IT’S GOOD NIGHT FROM SIR JOHN

FROM POEM TO STAGE TO SCREEN:

Cannes Market News - - NEWS -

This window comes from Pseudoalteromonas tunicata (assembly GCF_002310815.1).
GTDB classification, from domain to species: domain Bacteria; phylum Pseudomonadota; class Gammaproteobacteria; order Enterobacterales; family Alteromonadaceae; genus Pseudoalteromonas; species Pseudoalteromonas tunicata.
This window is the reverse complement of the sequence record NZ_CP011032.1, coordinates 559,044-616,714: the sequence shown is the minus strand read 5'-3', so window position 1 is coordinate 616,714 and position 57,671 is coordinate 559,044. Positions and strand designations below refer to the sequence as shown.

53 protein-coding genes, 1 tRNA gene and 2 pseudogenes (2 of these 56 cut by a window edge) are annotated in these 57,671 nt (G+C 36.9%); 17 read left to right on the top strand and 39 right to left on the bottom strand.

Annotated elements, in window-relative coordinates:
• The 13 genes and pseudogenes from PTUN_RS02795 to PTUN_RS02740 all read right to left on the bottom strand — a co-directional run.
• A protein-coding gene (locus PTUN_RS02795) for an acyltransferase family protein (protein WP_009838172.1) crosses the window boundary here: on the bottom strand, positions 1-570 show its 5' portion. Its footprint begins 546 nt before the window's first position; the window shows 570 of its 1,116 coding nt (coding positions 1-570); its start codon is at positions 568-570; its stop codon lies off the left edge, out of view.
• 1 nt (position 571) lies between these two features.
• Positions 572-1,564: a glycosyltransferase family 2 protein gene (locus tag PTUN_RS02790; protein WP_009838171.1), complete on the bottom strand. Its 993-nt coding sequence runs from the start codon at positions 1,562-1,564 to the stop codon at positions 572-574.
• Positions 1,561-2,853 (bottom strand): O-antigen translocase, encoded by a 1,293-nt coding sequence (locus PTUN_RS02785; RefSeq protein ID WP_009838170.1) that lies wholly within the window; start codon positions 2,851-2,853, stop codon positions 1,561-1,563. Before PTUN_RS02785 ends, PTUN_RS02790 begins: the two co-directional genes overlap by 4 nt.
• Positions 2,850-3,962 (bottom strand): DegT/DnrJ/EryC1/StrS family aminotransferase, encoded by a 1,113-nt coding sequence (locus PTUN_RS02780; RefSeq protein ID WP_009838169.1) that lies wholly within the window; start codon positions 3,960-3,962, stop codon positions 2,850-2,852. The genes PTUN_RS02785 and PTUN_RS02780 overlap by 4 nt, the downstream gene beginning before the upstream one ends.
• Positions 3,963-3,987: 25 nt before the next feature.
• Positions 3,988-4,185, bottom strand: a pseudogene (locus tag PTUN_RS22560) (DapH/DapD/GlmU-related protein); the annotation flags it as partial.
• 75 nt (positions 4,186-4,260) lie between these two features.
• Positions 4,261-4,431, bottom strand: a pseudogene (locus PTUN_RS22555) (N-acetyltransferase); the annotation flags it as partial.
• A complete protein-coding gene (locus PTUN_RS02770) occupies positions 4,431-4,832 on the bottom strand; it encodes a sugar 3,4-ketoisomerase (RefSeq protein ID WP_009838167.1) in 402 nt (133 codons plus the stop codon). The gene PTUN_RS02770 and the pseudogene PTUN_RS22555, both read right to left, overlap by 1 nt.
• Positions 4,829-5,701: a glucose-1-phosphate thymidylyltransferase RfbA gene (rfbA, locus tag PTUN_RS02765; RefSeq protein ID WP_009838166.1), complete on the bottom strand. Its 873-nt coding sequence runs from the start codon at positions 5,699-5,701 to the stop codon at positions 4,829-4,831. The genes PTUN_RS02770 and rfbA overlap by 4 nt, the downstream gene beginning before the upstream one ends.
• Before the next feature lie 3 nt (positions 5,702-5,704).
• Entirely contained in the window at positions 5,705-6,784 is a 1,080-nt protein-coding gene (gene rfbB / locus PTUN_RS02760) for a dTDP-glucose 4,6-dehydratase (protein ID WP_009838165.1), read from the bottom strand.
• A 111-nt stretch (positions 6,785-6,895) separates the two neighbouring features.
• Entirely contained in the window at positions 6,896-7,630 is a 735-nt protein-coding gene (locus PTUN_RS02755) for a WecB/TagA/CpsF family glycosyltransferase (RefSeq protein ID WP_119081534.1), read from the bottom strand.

BRI­TISH ac­tor Sir John Hurt is in Cannes with his up­com­ing movie That Good Night. Di­rected by Eric Styles (Rel­a­tive Val­ues), it tells the story of Ralph, a well-known screen­writer in his sev­en­ties, who is charm­ing but self­ish, rude, a bully, in his past a wom­an­iser and now ter­mi­nally ill. His two fi­nal mis­sions in life are to be rec­on­ciled to his long-lost son Michael, and to en­sure he does not be­come a bur­den to his wife Anna. The rec­on­cil­i­a­tion fails af­ter Ralph picks a fight with Michael’s girl­friend Cassie. Later, he re­ceives a visit from the per­son he has hired to help to end his life, but it does not all go to plan. The film’s ti­tle is taken from the poem Do Not Go Gen­tle Into That Good Night by 20th cen­tury Welsh poet Dy­lan Thomas, with a screen­play adapted from the 1996 play of the same name by the late Bri­tish screen­writer and play­wright N.J. Crisp. “It’s a won­der­ful play, beau­ti­fully writ­ten,” said the film’s writer Charles Sav­age. “But it had to be adapted; it’s a play of its time and there were no­tions and lan­guage in there that wouldn’t be ac­cept­able to­day.” At 76 years old and still very much in de­mand as an ac­tor, John Hurt said he has al­ways been very selec­tive about the work he does and was drawn to this par­tic­u­lar film by the writ­ing. “What struck me about the script was the use of lan­guage. It’s beau­ti­fully writ­ten. I am to­tally com­mit­ted to this piece of work and I be­lieve it will be a suc­cess. It’s not of­ten that you get that feel­ing about a film just from read­ing the script, but that is what I feel about this one. There is qual­ity here and it has been a real plea­sure to have played that part.” Hurt said he has al­ways made de­ci­sions on the qual­ity of the ma­te­rial that is pre­sented to him – his next role is as Billy Rice, fa­ther of Ken­neth Branagh’s Archie Rice, on stage in Lon­don in John Os­bourne’s 1957 clas­sic play The En­ter­tainer. “Mid­night Ex­press (Alan Parker, 1978) was an ex­tra­or­di­nary film and I loved the ex­pe­ri­ence. But be­fore that there was The Naked Civil Ser­vant (Jack Gold, 1975), and af­ter that I did Ele­phant Man (David Lynch, 1980). There was noth­ing con­nect­ing them ex­cept that they were won­der­ful pieces of work. And it’s the same with this film.” Shoot­ing com­pleted re­cently on lo­ca­tion in the Al­garve, al­though Crisp’s orig­i­nal play was set in Tus­cany. “We changed the set­ting be­cause the villa we found was just per­fect,” said Alan Latham, man­ag­ing di­rec­tor of pro­duc­tion com­pany GSP stu­dios, pro­ducer of the film and of the orig­i­nal play back in 1996. “And the ex­pe­ri­ence was won­der­ful. We felt very wel­come there and the peo­ple we hired locally were so pro­fes­sional. It was a very happy shoot.” Cur­rently in post-pro­duc­tion, That Good Night stars Hurt with Sofia Helin, Max Brown, Erin Richards and Charles Dance. GSP Stu­dios is han­dling world­wide sales; fi­nanc­ing is from GSP Stu­dios, Red Rock En­ter­tain­ment and Goldfinch En­ter­tain­ment. Ex­ec­u­tive pro­duc­ers in­clude Paul Ward, Ju­lian Hicks and Gary Collins. Ju­lian Newby

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